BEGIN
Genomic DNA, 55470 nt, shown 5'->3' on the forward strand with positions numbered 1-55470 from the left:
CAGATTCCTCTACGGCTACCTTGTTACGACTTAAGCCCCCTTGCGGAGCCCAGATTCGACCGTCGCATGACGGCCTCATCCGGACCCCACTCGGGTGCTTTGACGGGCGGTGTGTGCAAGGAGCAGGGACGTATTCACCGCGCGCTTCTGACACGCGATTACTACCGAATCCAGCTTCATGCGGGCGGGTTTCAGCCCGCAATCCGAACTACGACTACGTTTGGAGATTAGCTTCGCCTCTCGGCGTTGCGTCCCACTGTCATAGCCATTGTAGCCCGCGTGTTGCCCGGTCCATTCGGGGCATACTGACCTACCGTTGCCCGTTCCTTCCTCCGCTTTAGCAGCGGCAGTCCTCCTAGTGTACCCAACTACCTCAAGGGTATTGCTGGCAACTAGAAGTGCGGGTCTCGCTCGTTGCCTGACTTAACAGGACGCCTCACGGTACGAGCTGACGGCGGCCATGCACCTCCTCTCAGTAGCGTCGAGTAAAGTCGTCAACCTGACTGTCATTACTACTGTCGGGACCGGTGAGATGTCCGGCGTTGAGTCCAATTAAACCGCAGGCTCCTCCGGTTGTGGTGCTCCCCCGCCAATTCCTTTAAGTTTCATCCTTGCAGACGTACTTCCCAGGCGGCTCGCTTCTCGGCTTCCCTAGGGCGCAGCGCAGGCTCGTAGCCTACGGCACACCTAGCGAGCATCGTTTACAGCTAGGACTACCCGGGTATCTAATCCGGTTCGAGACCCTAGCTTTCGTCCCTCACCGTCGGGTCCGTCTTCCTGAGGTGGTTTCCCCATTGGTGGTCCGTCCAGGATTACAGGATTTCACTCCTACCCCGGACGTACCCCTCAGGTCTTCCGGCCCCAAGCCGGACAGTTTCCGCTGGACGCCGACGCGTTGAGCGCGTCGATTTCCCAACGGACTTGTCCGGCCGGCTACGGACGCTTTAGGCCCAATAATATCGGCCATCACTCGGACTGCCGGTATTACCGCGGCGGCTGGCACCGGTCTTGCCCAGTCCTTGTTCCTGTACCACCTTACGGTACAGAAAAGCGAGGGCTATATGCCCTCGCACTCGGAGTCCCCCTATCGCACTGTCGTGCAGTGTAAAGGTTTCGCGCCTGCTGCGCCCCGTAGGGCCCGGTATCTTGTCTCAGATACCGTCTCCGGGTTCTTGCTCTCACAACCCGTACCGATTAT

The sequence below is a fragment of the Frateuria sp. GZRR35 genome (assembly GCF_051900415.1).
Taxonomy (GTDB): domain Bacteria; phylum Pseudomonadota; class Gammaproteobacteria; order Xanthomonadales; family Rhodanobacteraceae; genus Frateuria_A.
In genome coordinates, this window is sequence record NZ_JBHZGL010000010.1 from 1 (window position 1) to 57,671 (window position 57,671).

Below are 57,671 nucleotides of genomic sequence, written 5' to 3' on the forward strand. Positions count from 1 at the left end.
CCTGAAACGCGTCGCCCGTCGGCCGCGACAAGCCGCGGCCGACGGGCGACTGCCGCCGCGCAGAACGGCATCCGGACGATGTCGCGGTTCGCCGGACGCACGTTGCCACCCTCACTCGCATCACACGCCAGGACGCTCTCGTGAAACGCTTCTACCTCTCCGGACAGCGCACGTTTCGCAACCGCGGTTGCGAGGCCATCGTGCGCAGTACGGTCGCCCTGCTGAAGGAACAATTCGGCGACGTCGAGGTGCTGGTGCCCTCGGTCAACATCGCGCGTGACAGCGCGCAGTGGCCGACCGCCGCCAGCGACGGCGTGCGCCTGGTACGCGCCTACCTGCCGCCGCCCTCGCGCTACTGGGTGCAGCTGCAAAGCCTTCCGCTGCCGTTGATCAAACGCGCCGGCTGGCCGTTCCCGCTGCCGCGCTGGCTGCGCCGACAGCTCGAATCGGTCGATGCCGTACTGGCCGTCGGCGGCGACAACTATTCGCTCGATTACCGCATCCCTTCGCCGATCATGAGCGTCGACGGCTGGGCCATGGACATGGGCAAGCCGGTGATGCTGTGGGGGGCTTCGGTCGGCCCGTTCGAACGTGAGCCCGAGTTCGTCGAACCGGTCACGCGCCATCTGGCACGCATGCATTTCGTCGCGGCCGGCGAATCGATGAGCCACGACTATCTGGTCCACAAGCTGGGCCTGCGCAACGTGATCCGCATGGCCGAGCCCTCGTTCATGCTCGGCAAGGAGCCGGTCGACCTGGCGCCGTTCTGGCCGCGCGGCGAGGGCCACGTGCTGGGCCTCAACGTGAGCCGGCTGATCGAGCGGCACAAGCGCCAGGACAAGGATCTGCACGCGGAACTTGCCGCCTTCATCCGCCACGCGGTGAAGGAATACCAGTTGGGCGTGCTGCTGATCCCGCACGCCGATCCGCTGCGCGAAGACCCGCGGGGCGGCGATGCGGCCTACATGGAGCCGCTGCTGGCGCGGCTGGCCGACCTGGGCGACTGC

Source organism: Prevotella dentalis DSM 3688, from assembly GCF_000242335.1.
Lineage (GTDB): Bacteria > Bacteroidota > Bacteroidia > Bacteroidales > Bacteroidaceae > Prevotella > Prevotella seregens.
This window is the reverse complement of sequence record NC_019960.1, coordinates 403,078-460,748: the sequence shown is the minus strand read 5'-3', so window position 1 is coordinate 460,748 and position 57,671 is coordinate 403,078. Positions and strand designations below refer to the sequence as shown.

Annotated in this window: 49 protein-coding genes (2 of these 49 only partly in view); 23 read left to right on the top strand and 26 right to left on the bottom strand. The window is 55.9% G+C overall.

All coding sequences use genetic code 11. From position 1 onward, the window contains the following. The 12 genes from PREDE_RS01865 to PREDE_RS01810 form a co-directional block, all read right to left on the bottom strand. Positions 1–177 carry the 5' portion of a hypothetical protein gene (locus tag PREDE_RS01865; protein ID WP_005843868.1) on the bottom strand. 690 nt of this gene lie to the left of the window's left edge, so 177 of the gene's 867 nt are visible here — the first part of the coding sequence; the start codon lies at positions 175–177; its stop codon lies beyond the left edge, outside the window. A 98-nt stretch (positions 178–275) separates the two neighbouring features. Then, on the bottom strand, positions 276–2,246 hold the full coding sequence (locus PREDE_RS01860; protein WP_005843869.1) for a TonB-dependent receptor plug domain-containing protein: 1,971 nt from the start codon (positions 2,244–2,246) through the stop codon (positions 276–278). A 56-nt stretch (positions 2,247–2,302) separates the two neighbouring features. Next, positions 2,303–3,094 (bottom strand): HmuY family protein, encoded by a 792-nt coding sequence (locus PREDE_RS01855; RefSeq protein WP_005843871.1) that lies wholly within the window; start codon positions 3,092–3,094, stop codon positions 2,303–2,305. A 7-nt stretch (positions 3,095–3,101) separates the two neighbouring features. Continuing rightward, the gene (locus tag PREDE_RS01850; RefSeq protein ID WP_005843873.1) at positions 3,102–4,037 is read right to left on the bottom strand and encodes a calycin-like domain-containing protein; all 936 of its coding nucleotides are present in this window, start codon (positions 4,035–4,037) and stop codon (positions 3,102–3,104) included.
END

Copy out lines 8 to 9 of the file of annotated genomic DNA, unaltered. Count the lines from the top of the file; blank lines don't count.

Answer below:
Source organism: Prevotella dentalis DSM 3688, from assembly GCF_000242335.1.
Lineage (GTDB): Bacteria > Bacteroidota > Bacteroidia > Bacteroidales > Bacteroidaceae > Prevotella > Prevotella seregens.